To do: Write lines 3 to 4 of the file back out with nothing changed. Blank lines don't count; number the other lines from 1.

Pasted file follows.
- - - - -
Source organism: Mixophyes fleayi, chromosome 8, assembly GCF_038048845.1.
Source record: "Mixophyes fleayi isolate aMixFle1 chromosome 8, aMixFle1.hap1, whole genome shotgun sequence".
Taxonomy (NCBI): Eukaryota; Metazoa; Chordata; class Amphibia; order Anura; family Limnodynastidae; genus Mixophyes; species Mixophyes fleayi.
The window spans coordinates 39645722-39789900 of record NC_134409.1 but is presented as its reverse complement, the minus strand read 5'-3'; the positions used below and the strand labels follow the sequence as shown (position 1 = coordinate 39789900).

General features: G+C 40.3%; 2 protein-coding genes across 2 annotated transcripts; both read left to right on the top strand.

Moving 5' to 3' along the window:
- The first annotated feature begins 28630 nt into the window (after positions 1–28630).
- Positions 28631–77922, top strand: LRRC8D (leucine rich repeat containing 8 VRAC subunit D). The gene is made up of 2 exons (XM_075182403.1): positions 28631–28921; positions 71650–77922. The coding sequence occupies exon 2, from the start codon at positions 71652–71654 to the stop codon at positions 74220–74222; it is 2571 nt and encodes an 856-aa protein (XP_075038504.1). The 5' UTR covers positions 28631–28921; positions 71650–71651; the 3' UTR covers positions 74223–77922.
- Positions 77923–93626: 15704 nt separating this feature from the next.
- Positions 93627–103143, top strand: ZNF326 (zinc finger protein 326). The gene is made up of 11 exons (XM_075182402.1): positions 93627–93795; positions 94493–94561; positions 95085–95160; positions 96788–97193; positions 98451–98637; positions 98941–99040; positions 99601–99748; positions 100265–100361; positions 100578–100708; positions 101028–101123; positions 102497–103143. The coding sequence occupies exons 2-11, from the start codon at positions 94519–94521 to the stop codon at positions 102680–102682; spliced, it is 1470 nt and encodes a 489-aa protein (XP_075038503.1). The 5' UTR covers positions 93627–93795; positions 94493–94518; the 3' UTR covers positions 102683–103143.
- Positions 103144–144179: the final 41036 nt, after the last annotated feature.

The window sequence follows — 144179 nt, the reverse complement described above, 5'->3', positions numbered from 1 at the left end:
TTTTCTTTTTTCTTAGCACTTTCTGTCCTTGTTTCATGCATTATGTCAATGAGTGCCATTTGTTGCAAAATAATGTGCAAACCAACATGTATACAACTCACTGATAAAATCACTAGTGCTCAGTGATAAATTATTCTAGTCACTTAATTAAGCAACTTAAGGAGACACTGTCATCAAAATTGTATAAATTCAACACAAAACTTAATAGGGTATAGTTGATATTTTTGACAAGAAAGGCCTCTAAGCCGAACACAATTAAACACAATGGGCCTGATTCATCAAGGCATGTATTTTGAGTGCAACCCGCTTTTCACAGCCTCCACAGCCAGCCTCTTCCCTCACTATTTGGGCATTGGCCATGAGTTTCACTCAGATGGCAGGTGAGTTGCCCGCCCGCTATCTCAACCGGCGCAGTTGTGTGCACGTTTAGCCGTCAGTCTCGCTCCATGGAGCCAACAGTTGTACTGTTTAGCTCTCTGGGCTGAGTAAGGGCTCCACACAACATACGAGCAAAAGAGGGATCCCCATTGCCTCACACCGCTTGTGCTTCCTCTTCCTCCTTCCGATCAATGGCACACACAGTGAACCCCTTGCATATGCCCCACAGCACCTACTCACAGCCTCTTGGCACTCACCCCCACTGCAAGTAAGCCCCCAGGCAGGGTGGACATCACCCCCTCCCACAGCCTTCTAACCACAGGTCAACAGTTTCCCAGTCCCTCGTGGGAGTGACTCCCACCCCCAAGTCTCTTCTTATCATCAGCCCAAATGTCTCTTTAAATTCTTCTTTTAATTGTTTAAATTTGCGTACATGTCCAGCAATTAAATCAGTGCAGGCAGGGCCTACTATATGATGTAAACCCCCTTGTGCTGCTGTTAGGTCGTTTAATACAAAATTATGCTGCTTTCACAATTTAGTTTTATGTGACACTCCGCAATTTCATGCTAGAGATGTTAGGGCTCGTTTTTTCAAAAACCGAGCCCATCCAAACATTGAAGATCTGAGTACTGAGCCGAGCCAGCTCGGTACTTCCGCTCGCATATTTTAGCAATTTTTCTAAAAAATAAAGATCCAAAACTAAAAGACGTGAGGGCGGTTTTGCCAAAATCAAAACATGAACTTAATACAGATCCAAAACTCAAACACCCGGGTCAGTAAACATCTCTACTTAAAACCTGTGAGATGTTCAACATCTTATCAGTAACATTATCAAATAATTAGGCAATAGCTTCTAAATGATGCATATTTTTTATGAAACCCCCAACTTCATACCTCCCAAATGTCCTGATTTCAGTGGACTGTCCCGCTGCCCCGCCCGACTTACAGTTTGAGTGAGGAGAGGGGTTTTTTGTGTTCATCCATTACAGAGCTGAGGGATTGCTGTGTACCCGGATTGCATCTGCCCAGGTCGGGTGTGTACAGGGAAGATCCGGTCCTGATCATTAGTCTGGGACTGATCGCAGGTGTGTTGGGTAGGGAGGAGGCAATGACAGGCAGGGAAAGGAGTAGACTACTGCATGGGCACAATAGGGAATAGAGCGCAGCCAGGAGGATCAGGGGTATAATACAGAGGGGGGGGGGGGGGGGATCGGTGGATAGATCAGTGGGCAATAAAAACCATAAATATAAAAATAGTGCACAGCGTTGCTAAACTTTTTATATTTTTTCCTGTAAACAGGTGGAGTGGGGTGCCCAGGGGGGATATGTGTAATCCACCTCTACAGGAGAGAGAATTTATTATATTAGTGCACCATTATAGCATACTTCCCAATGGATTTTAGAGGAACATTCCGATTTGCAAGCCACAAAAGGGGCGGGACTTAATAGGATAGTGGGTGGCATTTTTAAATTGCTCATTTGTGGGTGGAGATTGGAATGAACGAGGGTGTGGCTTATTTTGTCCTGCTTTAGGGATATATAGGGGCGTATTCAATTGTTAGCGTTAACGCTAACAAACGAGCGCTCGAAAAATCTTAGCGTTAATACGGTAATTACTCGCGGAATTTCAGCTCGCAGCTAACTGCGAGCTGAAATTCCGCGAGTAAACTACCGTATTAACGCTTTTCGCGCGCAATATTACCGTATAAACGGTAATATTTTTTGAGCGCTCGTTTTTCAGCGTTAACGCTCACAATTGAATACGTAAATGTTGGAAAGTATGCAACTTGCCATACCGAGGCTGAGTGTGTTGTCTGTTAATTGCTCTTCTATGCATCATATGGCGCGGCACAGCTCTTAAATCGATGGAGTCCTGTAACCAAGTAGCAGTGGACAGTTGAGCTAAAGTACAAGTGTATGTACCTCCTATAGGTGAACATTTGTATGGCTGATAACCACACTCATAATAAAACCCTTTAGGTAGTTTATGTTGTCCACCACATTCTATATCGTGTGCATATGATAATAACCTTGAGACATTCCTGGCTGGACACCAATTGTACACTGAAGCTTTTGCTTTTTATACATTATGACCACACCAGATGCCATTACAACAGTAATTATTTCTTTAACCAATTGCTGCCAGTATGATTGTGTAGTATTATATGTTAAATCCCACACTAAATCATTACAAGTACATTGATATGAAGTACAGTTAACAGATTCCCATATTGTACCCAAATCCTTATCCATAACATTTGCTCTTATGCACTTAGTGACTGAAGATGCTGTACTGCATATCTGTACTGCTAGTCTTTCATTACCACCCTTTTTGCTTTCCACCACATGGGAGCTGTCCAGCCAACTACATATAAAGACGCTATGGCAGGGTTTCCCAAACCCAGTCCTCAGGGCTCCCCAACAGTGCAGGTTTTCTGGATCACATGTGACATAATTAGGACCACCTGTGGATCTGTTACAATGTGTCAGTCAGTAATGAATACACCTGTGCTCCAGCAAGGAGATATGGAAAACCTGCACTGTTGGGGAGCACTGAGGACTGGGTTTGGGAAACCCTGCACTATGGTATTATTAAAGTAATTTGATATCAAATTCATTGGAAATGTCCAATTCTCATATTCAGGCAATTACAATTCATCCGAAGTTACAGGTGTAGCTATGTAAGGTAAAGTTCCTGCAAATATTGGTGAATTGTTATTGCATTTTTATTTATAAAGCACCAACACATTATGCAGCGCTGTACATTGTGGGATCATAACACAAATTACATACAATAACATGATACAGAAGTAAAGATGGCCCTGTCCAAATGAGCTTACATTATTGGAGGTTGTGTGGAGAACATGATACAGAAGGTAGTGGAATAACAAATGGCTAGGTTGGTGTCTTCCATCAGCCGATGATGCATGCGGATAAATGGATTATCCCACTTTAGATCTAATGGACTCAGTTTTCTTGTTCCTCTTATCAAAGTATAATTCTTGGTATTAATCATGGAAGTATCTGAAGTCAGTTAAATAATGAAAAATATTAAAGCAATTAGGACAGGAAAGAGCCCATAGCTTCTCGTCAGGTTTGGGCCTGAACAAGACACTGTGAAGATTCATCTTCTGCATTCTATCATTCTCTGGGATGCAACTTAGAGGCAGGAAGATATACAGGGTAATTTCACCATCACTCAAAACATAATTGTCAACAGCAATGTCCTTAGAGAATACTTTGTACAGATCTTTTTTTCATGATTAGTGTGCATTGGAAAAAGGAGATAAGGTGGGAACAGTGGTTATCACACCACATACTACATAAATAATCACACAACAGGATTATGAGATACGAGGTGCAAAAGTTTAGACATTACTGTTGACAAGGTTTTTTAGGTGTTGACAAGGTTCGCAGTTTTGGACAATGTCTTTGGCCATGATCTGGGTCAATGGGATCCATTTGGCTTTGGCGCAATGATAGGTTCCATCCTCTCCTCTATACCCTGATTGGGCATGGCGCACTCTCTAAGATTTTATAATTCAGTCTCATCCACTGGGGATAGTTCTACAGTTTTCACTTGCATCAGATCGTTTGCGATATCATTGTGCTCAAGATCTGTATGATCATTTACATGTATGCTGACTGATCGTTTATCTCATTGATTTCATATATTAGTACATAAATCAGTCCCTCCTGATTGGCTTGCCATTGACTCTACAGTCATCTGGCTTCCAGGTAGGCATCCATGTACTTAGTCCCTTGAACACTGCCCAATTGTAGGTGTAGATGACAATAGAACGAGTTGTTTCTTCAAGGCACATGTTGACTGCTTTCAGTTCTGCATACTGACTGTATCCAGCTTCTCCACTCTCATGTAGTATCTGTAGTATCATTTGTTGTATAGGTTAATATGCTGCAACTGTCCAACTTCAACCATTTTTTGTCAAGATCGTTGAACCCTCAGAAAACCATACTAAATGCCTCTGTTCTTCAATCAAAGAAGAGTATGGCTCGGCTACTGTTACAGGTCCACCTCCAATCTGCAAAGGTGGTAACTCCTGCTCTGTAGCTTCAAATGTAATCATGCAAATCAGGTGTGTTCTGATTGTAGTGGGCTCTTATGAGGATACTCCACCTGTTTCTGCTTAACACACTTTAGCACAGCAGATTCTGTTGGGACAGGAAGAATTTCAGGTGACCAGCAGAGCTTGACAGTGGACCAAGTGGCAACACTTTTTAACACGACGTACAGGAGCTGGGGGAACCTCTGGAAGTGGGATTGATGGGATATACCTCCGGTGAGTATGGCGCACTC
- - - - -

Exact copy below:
Taxonomy (NCBI): Eukaryota; Metazoa; Chordata; class Amphibia; order Anura; family Limnodynastidae; genus Mixophyes; species Mixophyes fleayi.
The window spans coordinates 39645722-39789900 of record NC_134409.1 but is presented as its reverse complement, the minus strand read 5'-3'; the positions used below and the strand labels follow the sequence as shown (position 1 = coordinate 39789900).